Portland's rather flawed election
The buzzword in the hotly contested contest to lead Portland through the next four years is "flawed." Voters have reconciled themselves to a mayoral race in which both contestants are, well, flawed.
With only days left to cast mail ballots, flamboyant populist Jefferson Smith appears to be the most-flawed due to a continual series of disclosures about a past that reveals a hot temper that at times turned rough. Not to mention serial driving violations and serious lack of attention to detail.
Yet the 39-year-old state representative from Southeast Portland may yet pull the race out of the hat. He has a committed band of followers who like his bold ideas and activist past and view his opponent, Charlie Hales as, well, flawed.
Personal issues are important in the race because Smith and Hales agree on almost all issues Portlanders consider important: transit, schools, the environment and the city's progressive image and culture.
Hales, 56, is a former city councilman who got bored with the job and left to work for a transit company with which he had formed links during his Council years. As he toured the nation to promote its products, he moved into a house owned by his new wife across the Columbia River in Clark County. But he continued to vote in Portland. This is a touchy issue with Portlanders because Washingtonians don't pay an income tax, as Oregonians do. In effect, Hales wanted it both ways — stay an Oregon voter but pay Washington tax rates.
The winner (or survivor) of the contest will succeed Mayor Sam Adams, retiring after a single term, in large part because of controversy over his relationship with an under-age young man, which Adams attempted unsuccessfully to dodge. He was also judged, well, flawed. As for the young man, Beau Breedlove this week opened his hotly anticipated restaurant, French Dance Cafe, on the city's south waterfront.
Smith and Hales seemed equally flawed as autumn campaigning opened, with Smith primarily tagged for numerous driving violations and lack of attention to such details as renewing his attorney's license and Hales battling the tax vs. voting matter and some dodgy statements taking credit for past exploits.
But an October surprise cost Smith endorsements from some top labor unions and others when a series of stories emerged about a coed Smith allegedly punching a young woman at a college party, sending her to the hospital. It seemed to reinforce other reports that Smith, a large man, played too rough on the basketball court. Polling by KATU-TV in early October showed Hales pulling into a 7-point lead at 37 percent to Smith's 30 percent. The number of undecided voters is unusually large, however, so the race continues to be volatile. No polls have been released since Smith lost the key endorsements.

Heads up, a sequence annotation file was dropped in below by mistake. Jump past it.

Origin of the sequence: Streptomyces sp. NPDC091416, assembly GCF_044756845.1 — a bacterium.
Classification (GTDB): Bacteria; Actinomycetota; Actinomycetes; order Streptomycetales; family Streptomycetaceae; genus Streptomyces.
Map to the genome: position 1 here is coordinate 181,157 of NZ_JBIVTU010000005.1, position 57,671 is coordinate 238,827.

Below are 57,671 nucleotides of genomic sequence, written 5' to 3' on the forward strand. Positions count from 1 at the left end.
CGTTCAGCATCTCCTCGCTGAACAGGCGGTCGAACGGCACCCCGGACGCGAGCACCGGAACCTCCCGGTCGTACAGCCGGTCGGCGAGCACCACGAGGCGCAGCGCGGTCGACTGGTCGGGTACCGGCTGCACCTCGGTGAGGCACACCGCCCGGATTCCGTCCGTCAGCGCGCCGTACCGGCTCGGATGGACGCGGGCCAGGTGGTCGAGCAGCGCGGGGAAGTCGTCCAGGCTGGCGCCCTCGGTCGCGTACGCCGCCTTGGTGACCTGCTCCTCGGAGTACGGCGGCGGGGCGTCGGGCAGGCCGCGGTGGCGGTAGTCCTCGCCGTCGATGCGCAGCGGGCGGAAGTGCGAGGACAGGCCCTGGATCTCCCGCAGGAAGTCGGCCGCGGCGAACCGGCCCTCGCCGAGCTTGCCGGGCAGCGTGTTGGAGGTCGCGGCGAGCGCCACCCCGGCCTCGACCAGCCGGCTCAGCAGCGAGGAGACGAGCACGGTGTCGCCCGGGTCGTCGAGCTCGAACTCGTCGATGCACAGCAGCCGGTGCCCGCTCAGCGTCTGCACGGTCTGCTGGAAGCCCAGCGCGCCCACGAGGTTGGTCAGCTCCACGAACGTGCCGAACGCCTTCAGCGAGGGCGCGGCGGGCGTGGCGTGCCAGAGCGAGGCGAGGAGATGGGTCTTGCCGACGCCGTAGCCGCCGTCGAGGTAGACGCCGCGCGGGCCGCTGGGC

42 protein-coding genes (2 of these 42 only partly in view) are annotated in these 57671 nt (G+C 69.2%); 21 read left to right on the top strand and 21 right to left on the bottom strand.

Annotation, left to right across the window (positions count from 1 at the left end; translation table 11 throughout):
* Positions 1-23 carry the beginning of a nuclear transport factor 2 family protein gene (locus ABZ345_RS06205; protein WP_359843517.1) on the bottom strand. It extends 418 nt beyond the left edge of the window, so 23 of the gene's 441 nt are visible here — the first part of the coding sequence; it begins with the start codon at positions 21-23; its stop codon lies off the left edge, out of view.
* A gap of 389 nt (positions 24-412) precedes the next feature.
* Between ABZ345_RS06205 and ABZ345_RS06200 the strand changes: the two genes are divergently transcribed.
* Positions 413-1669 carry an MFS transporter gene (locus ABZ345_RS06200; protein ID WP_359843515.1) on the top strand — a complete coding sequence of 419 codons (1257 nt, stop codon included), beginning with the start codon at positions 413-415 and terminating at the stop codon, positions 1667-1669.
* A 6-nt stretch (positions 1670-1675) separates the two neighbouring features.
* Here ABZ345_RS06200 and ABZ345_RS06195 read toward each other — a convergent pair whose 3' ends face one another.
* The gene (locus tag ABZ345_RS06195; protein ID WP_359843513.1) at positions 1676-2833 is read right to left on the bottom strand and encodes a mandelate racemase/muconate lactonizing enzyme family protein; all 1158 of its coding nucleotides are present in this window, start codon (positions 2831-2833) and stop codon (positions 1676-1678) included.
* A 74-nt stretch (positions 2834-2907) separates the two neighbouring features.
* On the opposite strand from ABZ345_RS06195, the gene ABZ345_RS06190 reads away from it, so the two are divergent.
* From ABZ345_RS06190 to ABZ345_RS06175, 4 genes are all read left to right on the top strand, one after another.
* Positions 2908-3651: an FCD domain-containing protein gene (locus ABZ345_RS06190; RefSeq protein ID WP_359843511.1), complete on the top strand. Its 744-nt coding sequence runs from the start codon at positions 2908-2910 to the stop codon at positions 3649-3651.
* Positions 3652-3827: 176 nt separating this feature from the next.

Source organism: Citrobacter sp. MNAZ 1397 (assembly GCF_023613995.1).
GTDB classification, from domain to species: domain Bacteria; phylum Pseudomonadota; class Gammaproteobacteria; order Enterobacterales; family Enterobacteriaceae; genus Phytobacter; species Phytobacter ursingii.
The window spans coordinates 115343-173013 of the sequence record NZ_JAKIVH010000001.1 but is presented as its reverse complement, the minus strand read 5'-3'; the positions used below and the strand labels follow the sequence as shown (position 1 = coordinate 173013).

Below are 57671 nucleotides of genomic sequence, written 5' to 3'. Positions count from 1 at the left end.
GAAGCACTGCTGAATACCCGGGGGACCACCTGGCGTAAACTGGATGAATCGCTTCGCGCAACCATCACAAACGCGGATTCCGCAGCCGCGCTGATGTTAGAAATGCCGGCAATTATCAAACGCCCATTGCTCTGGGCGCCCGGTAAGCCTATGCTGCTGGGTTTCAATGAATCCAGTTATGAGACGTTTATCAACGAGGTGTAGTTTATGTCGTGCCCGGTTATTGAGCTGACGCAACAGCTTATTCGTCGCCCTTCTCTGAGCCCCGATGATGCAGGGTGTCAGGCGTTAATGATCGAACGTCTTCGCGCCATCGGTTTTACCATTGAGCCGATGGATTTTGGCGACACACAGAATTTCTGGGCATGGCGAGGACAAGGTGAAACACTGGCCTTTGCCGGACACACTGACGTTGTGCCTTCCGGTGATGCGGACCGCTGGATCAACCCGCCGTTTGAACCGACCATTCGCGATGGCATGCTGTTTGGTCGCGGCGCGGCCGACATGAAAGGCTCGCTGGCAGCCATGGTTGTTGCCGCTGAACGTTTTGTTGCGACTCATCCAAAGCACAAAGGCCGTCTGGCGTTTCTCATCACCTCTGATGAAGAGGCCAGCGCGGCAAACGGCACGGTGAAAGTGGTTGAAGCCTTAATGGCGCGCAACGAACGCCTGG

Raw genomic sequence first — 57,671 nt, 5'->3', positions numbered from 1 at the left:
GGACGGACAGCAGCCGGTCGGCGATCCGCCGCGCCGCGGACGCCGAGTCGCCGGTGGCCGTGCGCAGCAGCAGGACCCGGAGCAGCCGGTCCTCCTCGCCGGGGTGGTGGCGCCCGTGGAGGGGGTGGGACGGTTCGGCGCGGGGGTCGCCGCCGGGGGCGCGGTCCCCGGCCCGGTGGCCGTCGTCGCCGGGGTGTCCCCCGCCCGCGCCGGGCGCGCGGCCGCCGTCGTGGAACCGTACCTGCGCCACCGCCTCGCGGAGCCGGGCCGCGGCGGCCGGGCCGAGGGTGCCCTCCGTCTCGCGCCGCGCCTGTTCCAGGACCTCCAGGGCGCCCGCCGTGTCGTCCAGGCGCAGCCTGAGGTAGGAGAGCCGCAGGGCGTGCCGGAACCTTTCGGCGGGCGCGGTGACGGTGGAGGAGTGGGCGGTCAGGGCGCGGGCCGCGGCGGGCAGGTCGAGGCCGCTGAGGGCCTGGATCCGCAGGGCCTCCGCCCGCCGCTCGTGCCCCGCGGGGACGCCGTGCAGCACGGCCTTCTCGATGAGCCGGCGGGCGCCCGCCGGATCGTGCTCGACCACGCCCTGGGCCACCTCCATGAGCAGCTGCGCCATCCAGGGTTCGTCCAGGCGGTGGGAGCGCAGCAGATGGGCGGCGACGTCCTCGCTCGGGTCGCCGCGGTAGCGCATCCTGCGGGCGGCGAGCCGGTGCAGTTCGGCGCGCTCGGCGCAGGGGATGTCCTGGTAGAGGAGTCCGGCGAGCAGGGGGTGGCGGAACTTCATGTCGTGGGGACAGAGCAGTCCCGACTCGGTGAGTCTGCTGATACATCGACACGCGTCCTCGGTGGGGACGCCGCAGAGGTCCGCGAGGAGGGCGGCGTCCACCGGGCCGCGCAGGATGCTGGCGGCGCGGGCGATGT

Polling shows Smith with a big margin among young voters, who respond to his vigorous speaking style and his promotion of new ideas, environmental policies and political activism. Smith made his reputation by building a Bus Project that involved thousands of young voters in local campaigns, overwhelmingly Democratic. His House district is largely made up of low and middle-income voters. The race is nonpartisan but both candidates are Democrats.
It's not the first time Portlanders have rolled the dice on a mayoralty election. In 1984 they cast their lot with a colorful tavern keeper, Bud Clark, who greeted friends with a basso "whoop whoop" call and poled his canoe along the Willamette River long before standup water propulsion was popular. Clark stayed for eight colorful and sometimes-contentious years, but the city survived just fine under his stewardship. Clark was above all a decent and honorable guy with deep roots in the city.
Oregon has its usual plethora of ballot measures in November, but one of the most contentious collapsed Tuesday shortly before mail ballots were ready to send. Backers of a non-tribal casino at Wood Village (east of Portland on the site of a former greyhound track) announced they had folded their hand and halted their $5 million advertising blitz. Most of the money in opposition is coming from tribal casinos, which have raised $1.6 million; they pledged to continue their efforts to be sure that Measures 82 and 83 are defeated (they remain on the ballot). Most of Oregon's leading political figures, including Gov. John Kitzhaber and three former governors, opposed the measures, which were trailing in polls; Oregonians have rejected similar proposals in the past.
Only one statewide office is on the ballot, and Republicans are making a strong challenge to regain the office of Secretary of State, which Democrats have held since 1984. Kate Brown, the incumbent, faces Republican Knute Buehler and two minor-party candidates. Both will spend about a million dollars on the race. Buehler is a political newcomer, a Bend physician. Brown, a Portland lawyer and former legislator, was elected in 2008.